Monday, July 06, 2009

Some notes on d Japanese..

Practicing Japanese Language

You need to communicate with Japanese speakers as much as possible to improve your Japanese.

Culturally speaking, many Japanese people find it extremely rude to correct someone. But your Japanese will only improve if you have a Japanese friend who can point out your mistakes. So, the ideal solution is to find a Japanese conversation partner whose English is not very good, so that you can correct each other`s mistakes without hesitation or intimidation.

Behavioral Psychology of Japanese People

1.Romaji are romanized characters, which is the way a Japanese word would look in English, for example : karate, sushi.

2.Japan is popularly known for cars, stereos, computers, anime, sushi, temples..but there are also other various aspects of Japan that you need to know. You have to explore Japan by looking at the land, people, society, culture, and mind, what Japanese society is like and the psychology of the Japanese people.

3.Long ago, Japanese referred to their country as “the Land of the Rising Sun.” The formal name of Japan is Nippon or Nihon.

4.The biggest non-Japanese population in Japan is Korean. The population of Caucasians is extremely small. Two indigenous groups in Japan are the Ainu people (residing in Hokkaido) and Ryukyu people (in Okinawa) which have their own distinctive culture. They speak Japanese as well as their own languages or dialects.

Japanese Society

1.Japanese society is quite opposite of American society (where there are a variety of individuals, and races tends to evolve into diverse culture.) Japanese society :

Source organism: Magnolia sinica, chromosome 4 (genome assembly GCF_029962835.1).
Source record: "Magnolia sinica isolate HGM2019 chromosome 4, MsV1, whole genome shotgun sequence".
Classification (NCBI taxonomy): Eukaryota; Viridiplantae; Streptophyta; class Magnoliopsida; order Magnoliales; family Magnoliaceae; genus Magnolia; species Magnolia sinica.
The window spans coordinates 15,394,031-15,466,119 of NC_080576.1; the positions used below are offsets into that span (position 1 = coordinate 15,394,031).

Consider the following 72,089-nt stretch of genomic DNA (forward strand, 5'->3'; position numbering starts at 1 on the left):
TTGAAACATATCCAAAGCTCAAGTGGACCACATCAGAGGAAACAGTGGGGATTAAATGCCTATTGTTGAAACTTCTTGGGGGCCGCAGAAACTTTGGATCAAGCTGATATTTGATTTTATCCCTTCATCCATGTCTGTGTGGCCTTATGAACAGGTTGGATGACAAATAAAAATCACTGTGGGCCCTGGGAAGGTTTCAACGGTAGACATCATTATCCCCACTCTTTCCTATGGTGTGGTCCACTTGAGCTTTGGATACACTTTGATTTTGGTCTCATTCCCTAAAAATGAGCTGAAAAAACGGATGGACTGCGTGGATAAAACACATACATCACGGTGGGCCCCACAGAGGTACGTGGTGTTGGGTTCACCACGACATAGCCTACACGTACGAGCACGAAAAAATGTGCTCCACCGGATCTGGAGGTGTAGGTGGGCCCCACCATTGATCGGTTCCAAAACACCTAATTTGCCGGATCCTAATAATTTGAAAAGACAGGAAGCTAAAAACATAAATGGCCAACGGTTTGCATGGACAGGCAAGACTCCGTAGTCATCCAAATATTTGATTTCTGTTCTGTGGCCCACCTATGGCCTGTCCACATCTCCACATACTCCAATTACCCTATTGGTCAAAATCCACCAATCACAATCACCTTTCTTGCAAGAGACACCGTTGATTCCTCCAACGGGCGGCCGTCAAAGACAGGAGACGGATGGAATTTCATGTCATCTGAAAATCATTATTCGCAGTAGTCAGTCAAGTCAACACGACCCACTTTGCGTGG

- consists of an overwhelming majority of people from the same ethnic group – Japanese.
- is very much uniform and much less diverse.
- tends to be strongly dominated by social protocols and rituals.

2.Getting accustomed to those protocols and rituals is crucial if you want to understand Japanese society and its language.

Japanese culture – in terms of inter personal communication

1.Casualness is typical in human interaction in a diverse society like America, but formality bears heavy weight on human interaction in an (almost) homogenous society like Japan.

2.Three important principles that you should keep in mind for better communication in Japanese are
- be polite : no matter whom you talk to. Try saying “eh” and “hai” which mean “yes” and also mean “I am listening to you.” It will make the conversation go more smoothly. However, frequent use of these expressions does not mean you agree with who you are speaking with.

- be humble : a good listener is a better communicator. The Japanese are extremely conscious of how they are perceived by other people and behave accordingly so that they will not stand out in a crowd. They tend to be receptive (and often passive) in communication. In America, if you dont speak up, people think you are dumb, but for Japanese, one needs to be less argumentative, even if you are in a disagreement with someone. Try to find agreeable points in your opponent`s argument, admire them, and dont be afraid to accept his ideas. You might be amazed at how smoothly your conversation will follow.

- know the time, place and occasion (synonymous with “courteousness” or “good manners”) : A good speaker knows whether it is the right time to say something, whether he/she is in the right audience and whether it is the right situation to talk about something. Japan is a group-conscious society, so speaking in front of the right audience is particularly important. Merely learning Japanese grammar will make you an okay speaker, but knowing the rules of Japanese behaviour will make you a better speaker. By being aware of the importance of behaviour, your Japanese will sound more “Japanese”.

~~summarized from the book Conversational Japanese.
Site Meter